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Liquid X Printed Metals

Particle-free Metallic Inks Reported to Enable 3D Printing of Functional Electronics

Metallic Inks

Formulated at the atomic level, Liquid X’s metallic inks are said to provide processing advantages and better metal film properties

PITTSBURGH — Advanced materials are critical to the work of a Pittsburgh-based manufacturer that believes its functional metallic inks can play a big role in spurring innovations within the consumer electronics and medical technology sectors.

Liquid X Printed Metals ®, Inc. (Liquid X®) claims to be “pushing the boundaries” by enabling fabrication of functional electronics via the use of additive manufacturing techniques that employ printable metallic inks ( The company recently introduced two particle-free inks that are reported to be formulated at the atomic level to provide a number of advantages over competing inks, including more effective processing and printability.

According to Liquid X, its inks—Silver Inkjet Ink and Silver Flexo Ink—will “enable manufacturers in the electronics and other industries to produce thinner, more cost-effective, and adaptable electronic components” that are expected to drive innovation in consumer electronics and medical technology.

Liquid X’s Silver Inkjet Ink and Silver Flexo Ink were developed using what the company calls “an original and proprietary particle-free formulation that leads to more cost-effective and trouble-free processing; more durable traces that withstand bending and flexing; adherence to the full range of substrates; good conductivity; excellent printability; and enhanced sustainability due to its water-based composition.”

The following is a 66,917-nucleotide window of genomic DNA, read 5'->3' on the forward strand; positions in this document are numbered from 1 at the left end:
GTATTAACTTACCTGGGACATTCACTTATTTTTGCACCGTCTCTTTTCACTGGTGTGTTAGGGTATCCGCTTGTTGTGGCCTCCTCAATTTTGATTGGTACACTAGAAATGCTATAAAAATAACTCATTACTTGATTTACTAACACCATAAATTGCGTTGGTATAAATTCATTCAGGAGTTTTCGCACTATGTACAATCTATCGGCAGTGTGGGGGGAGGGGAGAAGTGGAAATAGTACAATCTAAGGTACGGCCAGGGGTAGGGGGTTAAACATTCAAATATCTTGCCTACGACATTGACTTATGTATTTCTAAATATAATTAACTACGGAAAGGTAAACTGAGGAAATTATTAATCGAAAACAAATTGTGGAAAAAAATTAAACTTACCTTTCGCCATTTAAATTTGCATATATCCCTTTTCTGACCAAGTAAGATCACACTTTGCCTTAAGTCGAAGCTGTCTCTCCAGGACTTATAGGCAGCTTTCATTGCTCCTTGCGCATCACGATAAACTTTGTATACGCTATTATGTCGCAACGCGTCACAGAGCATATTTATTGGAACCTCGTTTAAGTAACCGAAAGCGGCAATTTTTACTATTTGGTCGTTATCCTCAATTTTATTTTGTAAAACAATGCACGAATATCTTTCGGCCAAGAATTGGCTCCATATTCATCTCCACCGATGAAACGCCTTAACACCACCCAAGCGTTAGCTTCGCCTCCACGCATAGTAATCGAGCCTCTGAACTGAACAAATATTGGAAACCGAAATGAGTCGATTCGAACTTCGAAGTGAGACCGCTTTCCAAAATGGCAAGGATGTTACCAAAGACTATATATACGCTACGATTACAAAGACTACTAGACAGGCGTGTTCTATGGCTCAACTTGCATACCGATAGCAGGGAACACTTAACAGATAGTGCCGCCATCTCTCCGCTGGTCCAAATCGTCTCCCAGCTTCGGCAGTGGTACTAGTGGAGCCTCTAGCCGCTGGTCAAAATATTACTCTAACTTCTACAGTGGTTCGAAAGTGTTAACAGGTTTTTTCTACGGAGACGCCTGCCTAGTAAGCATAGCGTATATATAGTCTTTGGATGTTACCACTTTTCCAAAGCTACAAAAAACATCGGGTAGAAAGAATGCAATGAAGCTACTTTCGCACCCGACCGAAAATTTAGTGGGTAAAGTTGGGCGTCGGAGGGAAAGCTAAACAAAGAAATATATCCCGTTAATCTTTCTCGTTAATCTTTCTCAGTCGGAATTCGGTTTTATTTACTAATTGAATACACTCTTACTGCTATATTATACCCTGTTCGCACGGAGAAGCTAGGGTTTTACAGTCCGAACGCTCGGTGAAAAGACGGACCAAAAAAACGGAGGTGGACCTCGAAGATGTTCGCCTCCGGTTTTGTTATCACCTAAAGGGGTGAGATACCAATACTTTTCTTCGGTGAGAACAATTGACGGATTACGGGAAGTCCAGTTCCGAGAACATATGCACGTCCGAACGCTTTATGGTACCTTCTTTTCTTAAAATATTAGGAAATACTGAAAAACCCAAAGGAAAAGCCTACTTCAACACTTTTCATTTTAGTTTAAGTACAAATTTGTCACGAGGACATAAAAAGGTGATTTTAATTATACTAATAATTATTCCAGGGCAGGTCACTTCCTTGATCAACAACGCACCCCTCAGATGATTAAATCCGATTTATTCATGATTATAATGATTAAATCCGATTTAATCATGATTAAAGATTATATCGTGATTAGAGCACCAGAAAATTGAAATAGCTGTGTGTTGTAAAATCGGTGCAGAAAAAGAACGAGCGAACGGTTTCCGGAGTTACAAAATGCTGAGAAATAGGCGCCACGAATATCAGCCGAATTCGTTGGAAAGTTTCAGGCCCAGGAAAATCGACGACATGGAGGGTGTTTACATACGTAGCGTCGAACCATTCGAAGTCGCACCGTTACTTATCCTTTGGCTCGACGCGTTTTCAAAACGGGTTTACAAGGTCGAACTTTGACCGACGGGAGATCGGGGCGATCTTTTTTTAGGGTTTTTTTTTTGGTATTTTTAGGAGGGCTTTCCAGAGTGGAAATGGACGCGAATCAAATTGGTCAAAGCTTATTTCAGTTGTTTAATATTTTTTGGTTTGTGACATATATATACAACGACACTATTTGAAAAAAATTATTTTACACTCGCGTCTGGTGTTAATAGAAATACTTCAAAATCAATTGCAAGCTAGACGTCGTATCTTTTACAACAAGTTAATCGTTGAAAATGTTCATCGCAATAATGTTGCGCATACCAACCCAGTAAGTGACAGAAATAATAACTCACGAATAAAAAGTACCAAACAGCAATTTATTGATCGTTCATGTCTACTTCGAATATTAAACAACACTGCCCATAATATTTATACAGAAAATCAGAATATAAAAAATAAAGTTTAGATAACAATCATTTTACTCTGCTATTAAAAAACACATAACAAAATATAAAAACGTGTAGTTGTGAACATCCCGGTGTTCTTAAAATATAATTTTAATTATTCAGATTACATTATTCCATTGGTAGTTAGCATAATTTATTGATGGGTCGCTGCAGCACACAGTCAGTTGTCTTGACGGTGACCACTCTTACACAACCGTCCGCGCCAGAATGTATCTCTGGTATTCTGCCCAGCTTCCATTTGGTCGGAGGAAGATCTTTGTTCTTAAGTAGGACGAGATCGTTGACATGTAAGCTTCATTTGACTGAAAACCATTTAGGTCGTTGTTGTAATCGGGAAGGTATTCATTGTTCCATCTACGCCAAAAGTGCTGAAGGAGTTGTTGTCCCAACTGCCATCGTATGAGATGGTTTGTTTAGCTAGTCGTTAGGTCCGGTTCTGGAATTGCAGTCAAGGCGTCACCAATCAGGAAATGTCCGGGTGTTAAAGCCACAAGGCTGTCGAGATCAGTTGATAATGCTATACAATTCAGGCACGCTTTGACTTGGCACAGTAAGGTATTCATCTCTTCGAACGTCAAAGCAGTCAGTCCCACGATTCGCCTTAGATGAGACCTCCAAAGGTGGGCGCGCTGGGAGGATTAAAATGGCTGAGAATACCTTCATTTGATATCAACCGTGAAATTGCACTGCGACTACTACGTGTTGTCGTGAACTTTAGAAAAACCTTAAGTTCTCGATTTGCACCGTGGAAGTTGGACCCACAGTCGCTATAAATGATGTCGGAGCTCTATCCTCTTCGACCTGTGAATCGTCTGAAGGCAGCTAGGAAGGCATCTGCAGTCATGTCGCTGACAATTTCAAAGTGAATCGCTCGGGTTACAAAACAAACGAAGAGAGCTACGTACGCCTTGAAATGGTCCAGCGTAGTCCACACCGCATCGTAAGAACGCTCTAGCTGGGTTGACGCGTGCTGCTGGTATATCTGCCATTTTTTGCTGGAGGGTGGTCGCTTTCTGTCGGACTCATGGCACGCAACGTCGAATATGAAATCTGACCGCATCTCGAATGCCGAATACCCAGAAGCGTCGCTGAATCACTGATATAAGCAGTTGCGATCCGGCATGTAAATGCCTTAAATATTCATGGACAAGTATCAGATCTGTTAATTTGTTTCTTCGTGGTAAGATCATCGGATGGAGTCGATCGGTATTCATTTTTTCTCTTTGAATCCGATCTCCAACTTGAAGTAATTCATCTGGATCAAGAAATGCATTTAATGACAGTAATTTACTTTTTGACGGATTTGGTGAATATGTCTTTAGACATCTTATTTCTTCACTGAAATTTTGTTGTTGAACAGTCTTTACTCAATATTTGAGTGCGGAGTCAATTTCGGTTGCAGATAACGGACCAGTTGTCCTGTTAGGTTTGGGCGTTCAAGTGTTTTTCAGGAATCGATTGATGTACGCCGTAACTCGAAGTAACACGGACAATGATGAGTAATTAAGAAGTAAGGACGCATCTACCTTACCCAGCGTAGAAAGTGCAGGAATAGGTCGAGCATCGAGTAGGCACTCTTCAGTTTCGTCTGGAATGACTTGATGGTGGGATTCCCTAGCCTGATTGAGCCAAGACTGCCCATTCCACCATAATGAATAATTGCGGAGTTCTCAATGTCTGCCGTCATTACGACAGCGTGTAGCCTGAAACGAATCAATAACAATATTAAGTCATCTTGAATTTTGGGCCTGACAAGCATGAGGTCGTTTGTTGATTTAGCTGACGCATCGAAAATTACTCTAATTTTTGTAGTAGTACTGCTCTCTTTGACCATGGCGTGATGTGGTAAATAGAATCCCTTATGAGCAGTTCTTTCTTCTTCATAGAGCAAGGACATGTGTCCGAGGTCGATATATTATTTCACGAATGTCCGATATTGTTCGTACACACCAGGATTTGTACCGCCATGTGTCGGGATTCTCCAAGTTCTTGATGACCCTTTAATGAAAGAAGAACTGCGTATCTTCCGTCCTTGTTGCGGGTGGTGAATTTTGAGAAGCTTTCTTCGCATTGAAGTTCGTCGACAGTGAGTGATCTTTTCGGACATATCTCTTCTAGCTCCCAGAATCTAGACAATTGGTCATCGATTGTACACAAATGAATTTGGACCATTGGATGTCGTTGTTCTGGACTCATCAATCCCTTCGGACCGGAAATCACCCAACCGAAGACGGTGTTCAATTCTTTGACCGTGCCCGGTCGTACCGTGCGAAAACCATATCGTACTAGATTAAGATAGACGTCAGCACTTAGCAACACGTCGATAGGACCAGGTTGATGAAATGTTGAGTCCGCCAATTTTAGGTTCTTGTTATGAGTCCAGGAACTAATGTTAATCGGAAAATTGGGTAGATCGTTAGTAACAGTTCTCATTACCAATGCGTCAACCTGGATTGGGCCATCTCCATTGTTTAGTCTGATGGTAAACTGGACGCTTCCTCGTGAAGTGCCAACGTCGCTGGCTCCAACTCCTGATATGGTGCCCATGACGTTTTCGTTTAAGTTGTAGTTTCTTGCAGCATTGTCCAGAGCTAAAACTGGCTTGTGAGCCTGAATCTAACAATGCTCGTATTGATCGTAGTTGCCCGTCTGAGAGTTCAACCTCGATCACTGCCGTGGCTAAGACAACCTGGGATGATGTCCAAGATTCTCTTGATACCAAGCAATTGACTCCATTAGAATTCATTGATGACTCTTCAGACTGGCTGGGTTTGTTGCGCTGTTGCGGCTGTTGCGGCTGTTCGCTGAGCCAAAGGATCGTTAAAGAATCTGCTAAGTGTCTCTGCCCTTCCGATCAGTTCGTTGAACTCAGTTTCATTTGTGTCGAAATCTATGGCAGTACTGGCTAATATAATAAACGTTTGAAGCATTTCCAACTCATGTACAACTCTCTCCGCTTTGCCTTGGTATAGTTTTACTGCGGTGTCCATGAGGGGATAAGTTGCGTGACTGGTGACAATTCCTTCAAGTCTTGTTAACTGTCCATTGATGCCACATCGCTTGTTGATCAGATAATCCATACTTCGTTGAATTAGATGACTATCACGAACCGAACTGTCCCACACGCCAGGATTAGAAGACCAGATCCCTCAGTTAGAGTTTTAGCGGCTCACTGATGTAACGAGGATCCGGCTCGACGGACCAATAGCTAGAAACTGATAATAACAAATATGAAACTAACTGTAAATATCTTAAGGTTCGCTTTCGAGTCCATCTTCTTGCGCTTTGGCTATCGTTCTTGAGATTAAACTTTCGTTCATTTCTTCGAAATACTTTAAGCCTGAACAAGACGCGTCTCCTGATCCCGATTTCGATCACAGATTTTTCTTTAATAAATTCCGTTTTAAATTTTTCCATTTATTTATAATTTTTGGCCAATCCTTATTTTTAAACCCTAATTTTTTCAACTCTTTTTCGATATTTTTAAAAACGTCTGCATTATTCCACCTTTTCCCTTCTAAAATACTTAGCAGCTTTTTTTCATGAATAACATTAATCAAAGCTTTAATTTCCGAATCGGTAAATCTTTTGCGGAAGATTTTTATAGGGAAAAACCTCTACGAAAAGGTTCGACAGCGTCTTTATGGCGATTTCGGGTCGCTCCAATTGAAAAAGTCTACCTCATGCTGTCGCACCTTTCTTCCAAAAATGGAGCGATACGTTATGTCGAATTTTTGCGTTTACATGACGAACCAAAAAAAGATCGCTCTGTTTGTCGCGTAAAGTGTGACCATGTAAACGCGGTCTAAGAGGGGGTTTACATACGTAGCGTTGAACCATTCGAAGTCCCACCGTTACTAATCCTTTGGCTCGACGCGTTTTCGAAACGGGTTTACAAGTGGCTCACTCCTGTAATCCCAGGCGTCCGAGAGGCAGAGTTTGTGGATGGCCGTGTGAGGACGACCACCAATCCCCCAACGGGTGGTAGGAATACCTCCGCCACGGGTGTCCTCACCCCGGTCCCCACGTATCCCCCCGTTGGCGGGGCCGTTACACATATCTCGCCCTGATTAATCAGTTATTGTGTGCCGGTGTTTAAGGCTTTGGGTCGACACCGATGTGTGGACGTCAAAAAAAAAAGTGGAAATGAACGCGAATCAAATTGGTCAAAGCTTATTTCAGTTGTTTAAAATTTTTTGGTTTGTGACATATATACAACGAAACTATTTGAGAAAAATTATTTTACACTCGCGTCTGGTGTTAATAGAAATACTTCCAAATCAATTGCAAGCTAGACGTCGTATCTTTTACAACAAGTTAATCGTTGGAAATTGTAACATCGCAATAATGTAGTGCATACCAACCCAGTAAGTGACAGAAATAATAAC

“Liquid X® is introducing particle-free inks that eliminate problems associated with other metallic inks that are made with less stable nanoparticles or metal flakes, which are thicker and can cause clogging, slowness, and other problems in printing,” said Greg Babe, president and CEO of Liquid X, in a company release. “Our Silver Inkjet Ink and Silver Flexo Ink leverage atomic-level technology, which represents the kind of powerful, robust, and adaptable innovation required to tap the fullest potential of printed electronics.”

Liquid X’s molecular inks consist of novel metal complexes that are printed and used to create thin, precise films or traces. These films or traces exhibit high conductivity and allow for low-temperature processing that enables adherence on a wide range of substrates. The low viscosity of the inks allows them to be used in printing methods, such as inkjet, aerosol jet, flexography, and gravure, the company says.

Liquid X says that its conductive inks are designed for applications that range from transparent conductors and touchscreens, to photovoltaic, industrial, and automotive applications, and smart packaging. The company is currently developing a product—Silver Stretchable Ink—that is designed for stretchable substrates, such as fabrics or elastomers. Applications for Silver Stretchable Ink are reported to include wearables, soft robotics, and other customized applications.
This technical information has been contributed by
Liquid X Printed Metals

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